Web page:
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Tag Archives: tetanus

Sierra Leone: In honor of Fatima

U.S. Fund for UNICEF President and CEO Caryl Stern recently visited Sierra Leone with Pampers “One Pack = One Vaccine” campaign spokesperson Salma Hayek and Pampers representatives, to witness the effect of tetanus on mothers and newborns, and the positive impact of the Pampers/UNICEF program. She sent this post from the field.

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Clay Aiken: Please pledge today


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The 117th Annual GFWC International Convention

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The General Federation of Women’s Clubs (GFWC) recently honored Caryl Stern, president and CEO of the U.S. Fund for UNICEF, as one of four women of distinction at the Empowering Women Banquet, held during the 117th Annual GFWC International Convention in Chicago. Other honorees included Anne Burke, Illinois Supreme Court Justice and a founder of the Special Olympics; Elena Poptodorova, Ambassador of Bulgaria to the United States; and Jaclyn Smith, actress, entrepreneur, philanthropist and breast cancer survivor.

Stern thanked the gathering of over 650 GFWC members for their long-standing support of UNICEF and commitment to the empowerment of women. She pointed out that gender inequality creates a burden on both women and children, and therefore remains a high priority in UNICEF’s work.

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Tetanus is no match for creative strategy

Vaccination drives can take a lot of work: running public service announcements, coordinating health workers, plannng events, etc. On top of these logitical challenges, organizers sometimes face unexpected hurdles like misconceptions about vaccines that stop people from getting lifesaving immunizations.

In Egypt where UNICEF was trying to protect mothers and babies from tetanus, many women had heard false rumors that the vaccines acted as contraceptives or caused sterilization. As a result, a lot of women refused to be immunized, putting themselves and their future children at risk. This presented a troubling situation for Egyptian health officials who were trying to curb the disease.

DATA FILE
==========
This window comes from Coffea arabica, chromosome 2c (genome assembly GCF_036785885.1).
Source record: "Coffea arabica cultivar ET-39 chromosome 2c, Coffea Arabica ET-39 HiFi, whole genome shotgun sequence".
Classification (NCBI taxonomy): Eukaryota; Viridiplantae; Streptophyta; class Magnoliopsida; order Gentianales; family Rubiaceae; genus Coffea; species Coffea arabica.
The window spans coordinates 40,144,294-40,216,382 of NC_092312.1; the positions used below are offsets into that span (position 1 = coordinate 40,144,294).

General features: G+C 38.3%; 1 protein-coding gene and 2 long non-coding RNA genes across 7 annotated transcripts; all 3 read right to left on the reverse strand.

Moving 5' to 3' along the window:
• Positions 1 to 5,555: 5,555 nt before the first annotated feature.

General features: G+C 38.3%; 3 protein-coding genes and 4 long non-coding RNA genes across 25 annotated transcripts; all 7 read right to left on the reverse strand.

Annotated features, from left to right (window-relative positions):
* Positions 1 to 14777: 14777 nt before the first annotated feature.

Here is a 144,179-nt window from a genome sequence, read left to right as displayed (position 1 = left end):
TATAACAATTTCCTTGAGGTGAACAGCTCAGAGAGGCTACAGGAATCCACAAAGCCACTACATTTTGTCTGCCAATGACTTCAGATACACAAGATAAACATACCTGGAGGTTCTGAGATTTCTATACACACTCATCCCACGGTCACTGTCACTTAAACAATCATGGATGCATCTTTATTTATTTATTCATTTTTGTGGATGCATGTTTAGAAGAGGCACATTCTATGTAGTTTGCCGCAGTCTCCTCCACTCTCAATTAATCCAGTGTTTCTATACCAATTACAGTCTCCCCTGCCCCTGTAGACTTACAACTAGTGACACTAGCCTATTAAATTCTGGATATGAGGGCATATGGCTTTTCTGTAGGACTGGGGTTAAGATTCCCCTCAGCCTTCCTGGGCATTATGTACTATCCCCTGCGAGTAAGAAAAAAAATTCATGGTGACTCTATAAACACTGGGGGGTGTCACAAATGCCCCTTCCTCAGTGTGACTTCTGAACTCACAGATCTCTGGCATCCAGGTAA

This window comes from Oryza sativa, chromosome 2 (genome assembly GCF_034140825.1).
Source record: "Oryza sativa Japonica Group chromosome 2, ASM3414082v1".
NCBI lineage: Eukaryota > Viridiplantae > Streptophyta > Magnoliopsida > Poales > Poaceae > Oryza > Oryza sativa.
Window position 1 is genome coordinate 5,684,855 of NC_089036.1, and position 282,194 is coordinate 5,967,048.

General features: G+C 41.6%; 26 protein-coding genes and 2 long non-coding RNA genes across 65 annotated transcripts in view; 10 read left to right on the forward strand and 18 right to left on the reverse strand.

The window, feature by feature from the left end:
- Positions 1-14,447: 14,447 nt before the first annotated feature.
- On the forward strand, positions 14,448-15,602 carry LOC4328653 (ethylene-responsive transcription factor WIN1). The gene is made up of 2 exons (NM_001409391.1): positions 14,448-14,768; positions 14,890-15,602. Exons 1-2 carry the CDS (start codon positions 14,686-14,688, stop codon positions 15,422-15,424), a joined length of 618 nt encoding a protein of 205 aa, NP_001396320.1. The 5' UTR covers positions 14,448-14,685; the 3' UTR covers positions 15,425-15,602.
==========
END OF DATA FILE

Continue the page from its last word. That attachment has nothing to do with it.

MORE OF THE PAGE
But UNICEF tackled the problem with a creative, grassroots approach. UNICEF and its partners trained 5,000 local Egyptian women to serve as community liaisons and educate their relatives and neighbors about the benefits of immunization.


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Heartbreak and hope in Angola


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UNICEF/ HQ98-1137/Giacomo Pirozzi
In this photo, taken during a different trip, a girl is examined at one of the many hospitals and health clinics in Angola that receive vaccines and other essential supplies from UNICEF.

Adam Fifield is visiting UNICEF programs in Angola and Swaziland and phoned in this dispatch.

We saw Maria on Tuesday. The U.S. Fund delegation visiting Angola was observing UNICEF-supported services at a pediatric hospital in the southern city of Lubango. In a small room off a corridor, a tiny, striking child

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A look at UNICEF’s work in Angola


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© UNICEF/ HQ96-0110/Giacomo Pirozzi
This photo, taken during a different trip, shows an Angolan boy in a UNICEF-assisted center for children orphaned by the war.

Adam Fifield is visiting UNICEF programs in Angola and Swaziland and phoned in this dispatch.

Greetings from Angola. I arrived here early Sunday morning as part of a U.S. Fund for UNICEF group visiting this captivating, yet struggling, country on Africa’s southwest coast.

Angola is a nation of stark contrasts. After 40 years of war, and only six years of peace, this former Portuguese colony now has the second fastest growing economy in all of Africa, and a wealth of natural resources including oil and diamonds. But the majority of Angola’s estimated 18 million people have been left out of the country’s new prosperity, with 62 percent living on less than two dollars a day. The child mortality rate is staggering

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